Below pic of small repair. The power of the rubberband wrap shouldn't be underestimated.
22253RepairStory_Page_12_Image_0001.jpg
 

S/42

Thunda from down unda
I am using a formaldehyde glue reinforced with melamime: http://www.selleys.com.au/adhesives/household-adhesive/wood-adhesive/high-stress-wood-glue

It dries to be light fawn/off white just like the original white resin glue, so should be perfect.

No need to use needles etc - I can open the darned laminations like a chinese fan! It is THAT delaminated!!!!!!!!!!!!!!!!!!!!! There is also a torsional sideways crack at the wrist (nothing too major YET) which shouldn't be an issue.

I took some before shots already, so I will upload those. This will be a running work in progress for all to see and learn by. IF this rifle wasn't 100% matching, I wouldn't be so worried, and just use the GORGEOUS spare e/135 late stock I have.

I already have surgical rubber, clamps, quick clamps etc. I prepared for this months ago prior to export, but surely did not expect it to be THIS "shredded" :facepalm:
 

Wolfsburg

Senior Member
I would love to see pics of this. I'm not sure if I've ever seen a stock as badly delaminated as what is described.
 

S/42

Thunda from down unda
Well, I think there is only one word to describe the stock... and that's not a polite word :facepalm::facepalm::facepalm:

I will try my best, but....

I have glued the major delamination with resin as best I can, but the wood is warped :facepalm:

I have flowed super thin cyanoacrylate glue into all the small cracks and seperations.

I am going to HAVE to sand it :facepalm: There is wood missing, pieces gone, major warp seperations, and a BIG chunk out of the wood under the buttplate. I feel this stock was either dropped from a considerable height, or it was smashed against something. After removing the varnish, it's a pity to say it HAS been sanded, albeit lightly, and someone DID try to repair it, badly (probably made it worse!). In the end, I think I am going to HAVE to stain it (there are traces of stain - seems the light sanding removed it) a dark brown to try to hide SOME of the flaws.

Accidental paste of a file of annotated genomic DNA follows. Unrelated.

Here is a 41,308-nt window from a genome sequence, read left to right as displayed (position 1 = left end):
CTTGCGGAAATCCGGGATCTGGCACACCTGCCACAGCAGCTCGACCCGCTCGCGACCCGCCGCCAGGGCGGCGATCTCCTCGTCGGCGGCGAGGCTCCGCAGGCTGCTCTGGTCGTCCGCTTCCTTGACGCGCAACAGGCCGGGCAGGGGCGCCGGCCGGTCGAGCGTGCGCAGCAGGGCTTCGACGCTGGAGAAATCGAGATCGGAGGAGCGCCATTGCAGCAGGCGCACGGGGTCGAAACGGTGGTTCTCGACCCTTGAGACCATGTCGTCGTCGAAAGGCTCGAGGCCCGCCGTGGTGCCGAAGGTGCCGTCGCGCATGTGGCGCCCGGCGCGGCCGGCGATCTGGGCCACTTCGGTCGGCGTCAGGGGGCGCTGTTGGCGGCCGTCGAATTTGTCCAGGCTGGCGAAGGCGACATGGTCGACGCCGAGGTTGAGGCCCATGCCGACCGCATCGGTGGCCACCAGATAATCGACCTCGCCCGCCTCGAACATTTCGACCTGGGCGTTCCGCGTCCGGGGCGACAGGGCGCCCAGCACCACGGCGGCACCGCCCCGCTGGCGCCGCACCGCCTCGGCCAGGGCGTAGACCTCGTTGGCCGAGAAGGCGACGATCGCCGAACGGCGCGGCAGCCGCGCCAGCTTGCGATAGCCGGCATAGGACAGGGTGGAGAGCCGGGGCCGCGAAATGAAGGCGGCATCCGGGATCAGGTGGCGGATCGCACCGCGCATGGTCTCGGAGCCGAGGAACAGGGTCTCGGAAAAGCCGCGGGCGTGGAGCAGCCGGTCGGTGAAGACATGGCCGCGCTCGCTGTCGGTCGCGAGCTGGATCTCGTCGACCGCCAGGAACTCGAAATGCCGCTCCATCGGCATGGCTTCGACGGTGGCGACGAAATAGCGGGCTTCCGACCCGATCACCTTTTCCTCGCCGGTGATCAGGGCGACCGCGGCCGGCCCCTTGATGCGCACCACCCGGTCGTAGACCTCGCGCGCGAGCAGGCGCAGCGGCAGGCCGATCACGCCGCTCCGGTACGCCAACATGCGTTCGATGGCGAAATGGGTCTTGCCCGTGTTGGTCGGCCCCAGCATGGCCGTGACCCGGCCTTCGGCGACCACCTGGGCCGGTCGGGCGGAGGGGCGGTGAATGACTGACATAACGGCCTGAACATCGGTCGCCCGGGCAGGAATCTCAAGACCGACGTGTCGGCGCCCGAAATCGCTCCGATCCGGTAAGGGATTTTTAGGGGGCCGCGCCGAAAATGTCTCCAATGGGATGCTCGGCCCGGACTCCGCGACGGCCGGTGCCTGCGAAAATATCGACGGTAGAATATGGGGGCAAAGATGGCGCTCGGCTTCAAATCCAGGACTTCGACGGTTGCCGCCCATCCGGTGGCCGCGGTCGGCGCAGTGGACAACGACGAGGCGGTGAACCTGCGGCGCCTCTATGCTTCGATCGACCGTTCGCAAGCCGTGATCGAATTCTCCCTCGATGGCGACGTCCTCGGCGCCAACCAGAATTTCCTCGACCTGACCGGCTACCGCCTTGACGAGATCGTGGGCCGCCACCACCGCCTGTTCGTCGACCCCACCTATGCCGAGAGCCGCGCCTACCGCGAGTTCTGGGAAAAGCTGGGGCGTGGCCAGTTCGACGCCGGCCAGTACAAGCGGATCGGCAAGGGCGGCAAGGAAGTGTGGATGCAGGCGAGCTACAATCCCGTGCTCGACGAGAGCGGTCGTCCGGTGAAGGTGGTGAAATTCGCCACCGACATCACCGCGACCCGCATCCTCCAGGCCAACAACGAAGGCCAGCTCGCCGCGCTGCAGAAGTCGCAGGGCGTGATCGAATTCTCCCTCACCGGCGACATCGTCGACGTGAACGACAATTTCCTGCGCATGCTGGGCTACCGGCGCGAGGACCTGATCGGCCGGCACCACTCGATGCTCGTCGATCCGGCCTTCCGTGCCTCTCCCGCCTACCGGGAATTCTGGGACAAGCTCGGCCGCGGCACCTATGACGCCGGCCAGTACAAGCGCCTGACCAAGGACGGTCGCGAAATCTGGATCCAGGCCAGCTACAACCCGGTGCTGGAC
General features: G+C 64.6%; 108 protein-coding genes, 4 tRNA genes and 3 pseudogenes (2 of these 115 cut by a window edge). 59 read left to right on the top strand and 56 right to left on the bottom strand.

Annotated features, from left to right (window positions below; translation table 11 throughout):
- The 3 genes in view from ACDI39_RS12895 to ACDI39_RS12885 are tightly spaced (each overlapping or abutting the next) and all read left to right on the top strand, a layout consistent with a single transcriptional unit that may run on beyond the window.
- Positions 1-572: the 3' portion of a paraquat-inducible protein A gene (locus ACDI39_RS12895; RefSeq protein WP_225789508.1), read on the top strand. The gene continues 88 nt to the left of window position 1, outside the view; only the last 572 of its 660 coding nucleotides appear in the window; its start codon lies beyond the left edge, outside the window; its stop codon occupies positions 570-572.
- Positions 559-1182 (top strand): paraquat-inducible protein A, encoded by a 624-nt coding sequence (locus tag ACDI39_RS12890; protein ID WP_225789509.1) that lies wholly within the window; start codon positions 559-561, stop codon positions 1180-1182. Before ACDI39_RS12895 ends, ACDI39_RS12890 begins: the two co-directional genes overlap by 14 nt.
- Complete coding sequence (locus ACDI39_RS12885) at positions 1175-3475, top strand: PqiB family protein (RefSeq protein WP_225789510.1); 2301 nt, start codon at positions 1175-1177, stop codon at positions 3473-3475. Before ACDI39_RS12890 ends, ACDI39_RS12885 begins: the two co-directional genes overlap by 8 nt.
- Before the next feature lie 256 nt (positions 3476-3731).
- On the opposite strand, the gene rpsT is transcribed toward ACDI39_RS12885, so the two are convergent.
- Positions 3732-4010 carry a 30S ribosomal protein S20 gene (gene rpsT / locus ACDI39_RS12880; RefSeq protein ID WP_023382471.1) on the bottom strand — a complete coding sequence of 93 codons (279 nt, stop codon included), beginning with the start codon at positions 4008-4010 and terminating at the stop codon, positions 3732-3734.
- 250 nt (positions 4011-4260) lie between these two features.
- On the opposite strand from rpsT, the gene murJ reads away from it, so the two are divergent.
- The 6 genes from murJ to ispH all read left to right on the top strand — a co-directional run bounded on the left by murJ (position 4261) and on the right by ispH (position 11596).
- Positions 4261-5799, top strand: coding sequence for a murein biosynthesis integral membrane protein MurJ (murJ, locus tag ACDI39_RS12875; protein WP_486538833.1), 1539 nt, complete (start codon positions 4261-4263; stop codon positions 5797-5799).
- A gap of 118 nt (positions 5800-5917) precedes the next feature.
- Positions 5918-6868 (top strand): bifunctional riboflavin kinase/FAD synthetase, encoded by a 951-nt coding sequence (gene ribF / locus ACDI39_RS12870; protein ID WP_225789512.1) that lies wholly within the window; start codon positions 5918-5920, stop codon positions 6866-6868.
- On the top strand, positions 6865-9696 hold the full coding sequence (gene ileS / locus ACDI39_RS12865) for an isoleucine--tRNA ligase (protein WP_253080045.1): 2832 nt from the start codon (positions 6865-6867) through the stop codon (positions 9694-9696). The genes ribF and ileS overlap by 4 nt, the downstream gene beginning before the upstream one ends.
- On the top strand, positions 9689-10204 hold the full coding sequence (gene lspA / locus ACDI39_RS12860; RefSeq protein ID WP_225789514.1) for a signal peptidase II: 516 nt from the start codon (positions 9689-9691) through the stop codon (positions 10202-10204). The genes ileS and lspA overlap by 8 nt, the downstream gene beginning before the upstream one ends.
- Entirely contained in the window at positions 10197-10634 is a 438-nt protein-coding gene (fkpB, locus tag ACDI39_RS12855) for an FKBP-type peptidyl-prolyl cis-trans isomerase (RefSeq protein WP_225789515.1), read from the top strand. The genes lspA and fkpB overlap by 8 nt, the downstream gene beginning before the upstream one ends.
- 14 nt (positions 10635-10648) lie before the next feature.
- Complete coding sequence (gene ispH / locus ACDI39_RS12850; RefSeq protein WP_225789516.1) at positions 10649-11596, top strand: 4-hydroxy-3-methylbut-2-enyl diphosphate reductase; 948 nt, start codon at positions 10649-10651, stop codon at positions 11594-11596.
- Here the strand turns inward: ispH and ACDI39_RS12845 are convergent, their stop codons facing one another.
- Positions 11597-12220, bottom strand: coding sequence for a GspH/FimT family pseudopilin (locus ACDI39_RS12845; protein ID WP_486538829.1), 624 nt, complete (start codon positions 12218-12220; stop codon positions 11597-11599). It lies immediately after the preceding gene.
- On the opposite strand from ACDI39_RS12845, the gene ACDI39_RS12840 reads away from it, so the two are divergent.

I knew I disliked white glue for a reason.

So, as much as it pains me to tell it, I have already removed the original checkered buttplate and put it on the late-44 stock I have. NOT kreigsmodell - "original" style with bayonet lug etc. It is a GORGEOUS stock.

I won't give up, but I am having serious doubts. I will ALWAYS keep the stock with it, but...

Truly saddening. A 100% matching rifle...
 

S/42

Thunda from down unda
Some pictures.

This is the stock as received, with a prior attempt by someone to glue the stock (POOR job)
 

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S/42

Thunda from down unda
This is the stock after removing the varnish with acetone, which also dissolved the glue (Gorilla Glue?) used by a prior owner to TRY to repair it. Of course, the wood sprang out the second the glue was dissolved. Kinda wished I'd run some super-glue in BEFORE doing this, but too late now

This shot is of the original stock (left, obviously), next to the mid/late-44 byf stock I plan on putting it into most of the time (conserving the original). That stock is GORGEOUS, and I have a matching colour and patina handguard too. Just need some unnumbered stamped bands to go with it, or use the original bands (though will look odd with the KM screw holes :biggrin1: )